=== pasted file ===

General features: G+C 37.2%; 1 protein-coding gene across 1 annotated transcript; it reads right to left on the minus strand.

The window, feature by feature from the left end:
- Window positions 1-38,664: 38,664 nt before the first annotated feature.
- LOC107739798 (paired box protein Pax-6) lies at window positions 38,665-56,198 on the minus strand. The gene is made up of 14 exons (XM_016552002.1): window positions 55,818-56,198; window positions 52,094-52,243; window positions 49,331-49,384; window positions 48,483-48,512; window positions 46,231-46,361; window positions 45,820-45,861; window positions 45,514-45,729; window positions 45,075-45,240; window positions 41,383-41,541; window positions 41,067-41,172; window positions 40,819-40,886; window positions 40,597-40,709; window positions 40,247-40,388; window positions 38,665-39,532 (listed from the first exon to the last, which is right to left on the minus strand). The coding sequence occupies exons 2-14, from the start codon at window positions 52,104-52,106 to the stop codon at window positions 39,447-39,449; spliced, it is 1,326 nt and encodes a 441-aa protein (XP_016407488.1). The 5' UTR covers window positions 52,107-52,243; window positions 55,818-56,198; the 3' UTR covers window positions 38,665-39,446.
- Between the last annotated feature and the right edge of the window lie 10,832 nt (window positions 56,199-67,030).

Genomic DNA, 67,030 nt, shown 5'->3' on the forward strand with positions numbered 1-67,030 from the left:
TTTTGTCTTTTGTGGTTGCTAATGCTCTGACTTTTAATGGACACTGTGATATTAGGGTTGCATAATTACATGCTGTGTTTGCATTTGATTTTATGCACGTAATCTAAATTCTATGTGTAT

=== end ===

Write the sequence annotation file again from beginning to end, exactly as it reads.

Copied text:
General features: G+C 37.2%; 1 protein-coding gene across 1 annotated transcript; it reads right to left on the minus strand.

The window, feature by feature from the left end:
- Window positions 1-38,664: 38,664 nt before the first annotated feature.
- LOC107739798 (paired box protein Pax-6) lies at window positions 38,665-56,198 on the minus strand. The gene is made up of 14 exons (XM_016552002.1): window positions 55,818-56,198; window positions 52,094-52,243; window positions 49,331-49,384; window positions 48,483-48,512; window positions 46,231-46,361; window positions 45,820-45,861; window positions 45,514-45,729; window positions 45,075-45,240; window positions 41,383-41,541; window positions 41,067-41,172; window positions 40,819-40,886; window positions 40,597-40,709; window positions 40,247-40,388; window positions 38,665-39,532 (listed from the first exon to the last, which is right to left on the minus strand). The coding sequence occupies exons 2-14, from the start codon at window positions 52,104-52,106 to the stop codon at window positions 39,447-39,449; spliced, it is 1,326 nt and encodes a 441-aa protein (XP_016407488.1). The 5' UTR covers window positions 52,107-52,243; window positions 55,818-56,198; the 3' UTR covers window positions 38,665-39,446.
- Between the last annotated feature and the right edge of the window lie 10,832 nt (window positions 56,199-67,030).

Genomic DNA, 67,030 nt, shown 5'->3' on the forward strand with positions numbered 1-67,030 from the left:
TTTTGTCTTTTGTGGTTGCTAATGCTCTGACTTTTAATGGACACTGTGATATTAGGGTTGCATAATTACATGCTGTGTTTGCATTTGATTTTATGCACGTAATCTAAATTCTATGTGTAT